Hatecrimes against carrots

We have incoming reports of gangs of carrots loafing about threatening turnips with potato pealers. The incidents seem to be racially motivated and the police are looking into a possible connection to the growing orange power movement.

A spokesperson asks the public to remain vigilant, but not to cater to the agenda of extremists by giving into unfounded suspiscion and hatred: “It is important that we stay united and work together to counteract any divising effect that these senseless actions may have”.

An historian at the university of C.A.R.R.O.T. emphasises the long tradition of peaceful cohabitation between carrots and turnips, which has always stood out in the Scandinavian cuisine: “We have always married well in casseroles. Our different flavors and cultures have reached a mutual height unattainable on their own”.

Our reporter tried to get a comment among membrrs of the chestnut community, but the ones he spoke to said they preferred to remain taste neutral…

Naturally however, occurrances like the ones we’ve seen these last month, raise issues about our current gun regulations. Is it too easy nowadays for anyone to accquire a potato pealer? Do we need tougher restrictions?

The spokesperson for one of the largest suppliers of potato pealers in the country disagrees: “It’s absurd”, he says, “the problem is’nt the pealer, it’s the person. A potato pealer is a tool, and like any tool it can be used without proper discretion. We as a company cannot be held responsible for the misguided actions of a few troublemakers”.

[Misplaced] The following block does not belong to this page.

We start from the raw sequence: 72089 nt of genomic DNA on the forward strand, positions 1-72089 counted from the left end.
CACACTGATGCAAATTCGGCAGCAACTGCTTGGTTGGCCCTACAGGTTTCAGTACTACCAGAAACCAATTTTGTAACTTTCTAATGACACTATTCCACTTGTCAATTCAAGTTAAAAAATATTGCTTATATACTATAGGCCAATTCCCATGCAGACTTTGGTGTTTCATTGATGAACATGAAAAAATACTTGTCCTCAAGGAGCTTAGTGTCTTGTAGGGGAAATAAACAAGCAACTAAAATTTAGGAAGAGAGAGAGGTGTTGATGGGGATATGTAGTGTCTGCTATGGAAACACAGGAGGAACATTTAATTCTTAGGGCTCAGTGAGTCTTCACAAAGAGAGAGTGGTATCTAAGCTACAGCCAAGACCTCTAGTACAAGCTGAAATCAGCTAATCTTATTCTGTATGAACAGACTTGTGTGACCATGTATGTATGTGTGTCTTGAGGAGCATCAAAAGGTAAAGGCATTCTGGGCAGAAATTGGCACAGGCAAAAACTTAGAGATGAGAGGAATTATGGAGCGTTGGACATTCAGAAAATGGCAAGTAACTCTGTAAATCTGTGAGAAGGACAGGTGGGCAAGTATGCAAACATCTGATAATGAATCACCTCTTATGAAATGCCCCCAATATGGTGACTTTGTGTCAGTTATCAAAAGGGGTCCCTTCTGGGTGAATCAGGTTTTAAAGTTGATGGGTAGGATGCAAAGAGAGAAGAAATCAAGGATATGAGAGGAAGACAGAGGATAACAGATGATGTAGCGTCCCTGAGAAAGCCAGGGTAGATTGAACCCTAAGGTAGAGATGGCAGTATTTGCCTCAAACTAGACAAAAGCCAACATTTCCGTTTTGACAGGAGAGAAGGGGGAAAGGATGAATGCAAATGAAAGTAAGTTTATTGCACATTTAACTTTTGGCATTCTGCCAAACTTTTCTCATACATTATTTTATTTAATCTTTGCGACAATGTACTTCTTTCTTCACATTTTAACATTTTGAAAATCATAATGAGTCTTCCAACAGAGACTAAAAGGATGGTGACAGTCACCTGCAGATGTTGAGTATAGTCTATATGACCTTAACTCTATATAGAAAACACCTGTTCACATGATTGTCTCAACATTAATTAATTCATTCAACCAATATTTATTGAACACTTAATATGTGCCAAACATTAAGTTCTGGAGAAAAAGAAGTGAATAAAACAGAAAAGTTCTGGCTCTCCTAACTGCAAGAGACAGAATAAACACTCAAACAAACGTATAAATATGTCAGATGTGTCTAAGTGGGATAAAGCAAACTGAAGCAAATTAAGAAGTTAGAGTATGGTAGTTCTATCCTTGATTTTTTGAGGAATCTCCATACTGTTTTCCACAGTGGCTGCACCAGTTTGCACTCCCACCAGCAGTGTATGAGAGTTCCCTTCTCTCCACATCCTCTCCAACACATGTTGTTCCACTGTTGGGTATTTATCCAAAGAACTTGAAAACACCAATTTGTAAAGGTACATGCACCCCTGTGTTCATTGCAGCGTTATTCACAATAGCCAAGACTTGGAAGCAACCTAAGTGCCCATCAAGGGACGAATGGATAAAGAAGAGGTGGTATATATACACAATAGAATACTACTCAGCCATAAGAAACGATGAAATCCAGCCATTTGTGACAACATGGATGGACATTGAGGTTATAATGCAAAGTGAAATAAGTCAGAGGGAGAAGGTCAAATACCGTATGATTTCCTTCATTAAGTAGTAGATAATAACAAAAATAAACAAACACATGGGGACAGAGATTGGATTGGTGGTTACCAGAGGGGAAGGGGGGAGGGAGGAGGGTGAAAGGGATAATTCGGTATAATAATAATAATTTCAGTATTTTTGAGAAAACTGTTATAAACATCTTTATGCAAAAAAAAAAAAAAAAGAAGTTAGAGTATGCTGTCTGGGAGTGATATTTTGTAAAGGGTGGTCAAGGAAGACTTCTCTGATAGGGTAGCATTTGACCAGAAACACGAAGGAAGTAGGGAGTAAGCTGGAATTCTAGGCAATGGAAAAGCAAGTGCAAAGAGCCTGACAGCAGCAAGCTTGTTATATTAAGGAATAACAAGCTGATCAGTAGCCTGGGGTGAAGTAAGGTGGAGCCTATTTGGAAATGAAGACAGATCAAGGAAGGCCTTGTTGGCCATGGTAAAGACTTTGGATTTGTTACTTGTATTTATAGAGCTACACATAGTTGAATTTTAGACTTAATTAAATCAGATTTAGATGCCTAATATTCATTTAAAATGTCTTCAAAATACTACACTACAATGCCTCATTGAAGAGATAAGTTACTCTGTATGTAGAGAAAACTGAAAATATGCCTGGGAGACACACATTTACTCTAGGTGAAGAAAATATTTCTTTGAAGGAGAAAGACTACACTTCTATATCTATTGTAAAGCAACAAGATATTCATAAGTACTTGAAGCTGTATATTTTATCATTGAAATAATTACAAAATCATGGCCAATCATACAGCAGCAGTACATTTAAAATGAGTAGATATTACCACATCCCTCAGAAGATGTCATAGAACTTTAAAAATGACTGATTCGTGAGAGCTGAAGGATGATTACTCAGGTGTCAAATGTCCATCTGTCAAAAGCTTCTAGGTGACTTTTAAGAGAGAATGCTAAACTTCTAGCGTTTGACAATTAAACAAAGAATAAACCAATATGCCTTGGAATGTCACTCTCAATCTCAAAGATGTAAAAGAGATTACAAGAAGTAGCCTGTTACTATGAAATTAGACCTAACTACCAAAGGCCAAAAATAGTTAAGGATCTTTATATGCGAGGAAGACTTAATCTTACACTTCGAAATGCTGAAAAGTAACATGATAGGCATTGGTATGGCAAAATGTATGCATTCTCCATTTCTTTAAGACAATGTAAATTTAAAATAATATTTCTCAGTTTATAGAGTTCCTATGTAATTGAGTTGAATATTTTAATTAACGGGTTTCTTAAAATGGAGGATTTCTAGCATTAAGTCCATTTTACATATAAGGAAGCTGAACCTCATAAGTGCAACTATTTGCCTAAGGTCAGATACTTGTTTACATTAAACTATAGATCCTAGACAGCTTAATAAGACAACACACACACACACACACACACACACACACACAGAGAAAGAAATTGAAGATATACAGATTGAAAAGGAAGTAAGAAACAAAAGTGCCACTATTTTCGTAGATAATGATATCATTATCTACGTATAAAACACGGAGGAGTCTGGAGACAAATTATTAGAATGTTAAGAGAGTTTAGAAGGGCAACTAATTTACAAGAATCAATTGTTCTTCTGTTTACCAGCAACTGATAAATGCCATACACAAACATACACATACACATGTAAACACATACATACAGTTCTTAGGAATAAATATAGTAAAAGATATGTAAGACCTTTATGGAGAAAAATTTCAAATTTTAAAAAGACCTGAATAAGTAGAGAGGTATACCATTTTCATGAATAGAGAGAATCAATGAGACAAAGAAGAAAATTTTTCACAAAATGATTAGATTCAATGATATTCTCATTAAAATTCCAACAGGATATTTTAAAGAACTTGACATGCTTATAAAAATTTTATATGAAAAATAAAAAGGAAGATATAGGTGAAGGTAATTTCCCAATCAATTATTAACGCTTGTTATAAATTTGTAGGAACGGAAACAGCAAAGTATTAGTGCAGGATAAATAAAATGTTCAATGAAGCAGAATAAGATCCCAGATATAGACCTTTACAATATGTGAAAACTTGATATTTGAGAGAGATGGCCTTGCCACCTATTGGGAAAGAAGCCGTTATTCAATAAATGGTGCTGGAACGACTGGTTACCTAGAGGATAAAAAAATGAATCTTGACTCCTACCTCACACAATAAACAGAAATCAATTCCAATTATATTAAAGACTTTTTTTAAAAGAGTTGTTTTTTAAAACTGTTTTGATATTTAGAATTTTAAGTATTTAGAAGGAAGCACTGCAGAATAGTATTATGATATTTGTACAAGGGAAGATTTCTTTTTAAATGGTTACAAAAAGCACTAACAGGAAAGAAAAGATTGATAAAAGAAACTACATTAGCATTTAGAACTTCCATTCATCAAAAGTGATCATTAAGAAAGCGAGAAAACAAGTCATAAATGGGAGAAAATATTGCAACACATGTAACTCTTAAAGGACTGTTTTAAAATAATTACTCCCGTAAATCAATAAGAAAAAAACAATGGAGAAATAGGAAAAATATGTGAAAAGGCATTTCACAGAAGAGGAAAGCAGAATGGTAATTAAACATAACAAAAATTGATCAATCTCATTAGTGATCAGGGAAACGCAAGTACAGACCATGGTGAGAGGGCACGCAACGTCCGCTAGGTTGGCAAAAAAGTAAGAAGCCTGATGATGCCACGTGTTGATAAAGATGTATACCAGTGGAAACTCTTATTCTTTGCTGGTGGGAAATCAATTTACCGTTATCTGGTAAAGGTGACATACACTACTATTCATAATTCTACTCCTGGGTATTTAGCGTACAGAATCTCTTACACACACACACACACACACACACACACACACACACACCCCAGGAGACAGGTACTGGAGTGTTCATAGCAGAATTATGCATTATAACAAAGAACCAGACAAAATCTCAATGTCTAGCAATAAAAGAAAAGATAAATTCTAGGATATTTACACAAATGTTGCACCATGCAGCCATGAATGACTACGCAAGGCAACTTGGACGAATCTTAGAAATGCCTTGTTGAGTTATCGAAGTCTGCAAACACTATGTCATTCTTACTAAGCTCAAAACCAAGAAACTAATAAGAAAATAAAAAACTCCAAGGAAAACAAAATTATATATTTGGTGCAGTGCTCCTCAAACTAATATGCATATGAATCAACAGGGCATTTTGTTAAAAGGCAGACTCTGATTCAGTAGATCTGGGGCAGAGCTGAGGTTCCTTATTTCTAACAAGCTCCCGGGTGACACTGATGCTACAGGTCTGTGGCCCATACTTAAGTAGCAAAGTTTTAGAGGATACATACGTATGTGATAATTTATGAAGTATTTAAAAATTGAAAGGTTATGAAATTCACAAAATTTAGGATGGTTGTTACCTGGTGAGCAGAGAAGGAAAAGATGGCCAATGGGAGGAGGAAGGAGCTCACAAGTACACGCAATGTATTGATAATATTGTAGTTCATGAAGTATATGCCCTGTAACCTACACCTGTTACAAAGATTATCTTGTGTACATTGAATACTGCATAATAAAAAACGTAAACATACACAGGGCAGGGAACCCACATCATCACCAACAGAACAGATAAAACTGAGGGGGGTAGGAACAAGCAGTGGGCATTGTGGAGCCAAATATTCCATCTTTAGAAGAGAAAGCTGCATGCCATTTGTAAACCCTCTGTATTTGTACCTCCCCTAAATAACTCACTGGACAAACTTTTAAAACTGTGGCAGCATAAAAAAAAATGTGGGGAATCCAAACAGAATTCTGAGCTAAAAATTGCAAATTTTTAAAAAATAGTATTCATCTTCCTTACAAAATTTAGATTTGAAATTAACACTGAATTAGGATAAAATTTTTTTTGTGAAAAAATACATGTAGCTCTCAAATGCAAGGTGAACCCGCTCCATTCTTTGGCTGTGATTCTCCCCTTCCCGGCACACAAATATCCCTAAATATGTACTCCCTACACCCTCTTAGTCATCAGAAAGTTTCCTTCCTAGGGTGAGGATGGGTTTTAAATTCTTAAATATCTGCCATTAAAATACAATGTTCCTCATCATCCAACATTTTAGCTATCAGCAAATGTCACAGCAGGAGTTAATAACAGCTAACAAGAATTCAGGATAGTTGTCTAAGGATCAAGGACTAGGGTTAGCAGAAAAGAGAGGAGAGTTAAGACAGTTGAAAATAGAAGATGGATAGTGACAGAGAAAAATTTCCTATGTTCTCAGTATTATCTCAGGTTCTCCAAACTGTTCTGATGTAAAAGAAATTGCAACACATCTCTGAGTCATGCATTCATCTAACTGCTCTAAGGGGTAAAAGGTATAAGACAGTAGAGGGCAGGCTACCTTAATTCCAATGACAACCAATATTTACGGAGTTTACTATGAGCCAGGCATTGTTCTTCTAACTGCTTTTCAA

It is obvious that the matter spawns many different views and emotions. Here we believe journalism has a vital role to play as a neutral platform for rational discourse.

Art: Harenheit

Text: Paul Wahlström

Swedish version – Hatbrott mot morötter
Nya rapporter har inkommit om ungdomsgäng som driver omkring och hotar rovor med potatisskalare. Brotten tycks vara rasmotiverade och polisen undersöker gängens möjliga anknytning till den växande orange power-rörelsen. Polisens representant ber allmänheten att hålla potatisögonen öppna, men att inte spela extremisterna i händerna genom att ge vika för misstänksamhet och hat. “Det är viktigt att vi står enade och samarbetar för att motverka de polariserande effekterna av dessa vettlösa handlingar”.

En historiker vi har talat med pekar på den långa tradition av fredlig samlevnad mellan rovor och morötter som alltid härskat i det skånska köket. “Vi har alltid gått bra tillsammans i grytor. Våra respektive smaker och kulturer har lyft fram varandra”. Vår reporter har sökt en kastanj för en kommentar, men de hon talat med säger att de vill fortsätta att förhålla sig smakneutrala och avstår från vidare kommentarer.

De beklagliga händelserna har väckt frågor om våra nuvarande vapenlagar. Är det för lätt idag att komma över en potatisskalare? Behövs det skärpt reglering? Talesmannen för den största leverantören av potatisskalare förnekar detta: “det är absurt”, säger han. “Det är inte potatisskalaren som är problemet, utan den som använder den. En potatisskalare är ett verktyg, och som alla verktyg kan det missbrukas. Vi kan inte ta något ansvar för vad några enstaka galningar hittar på”.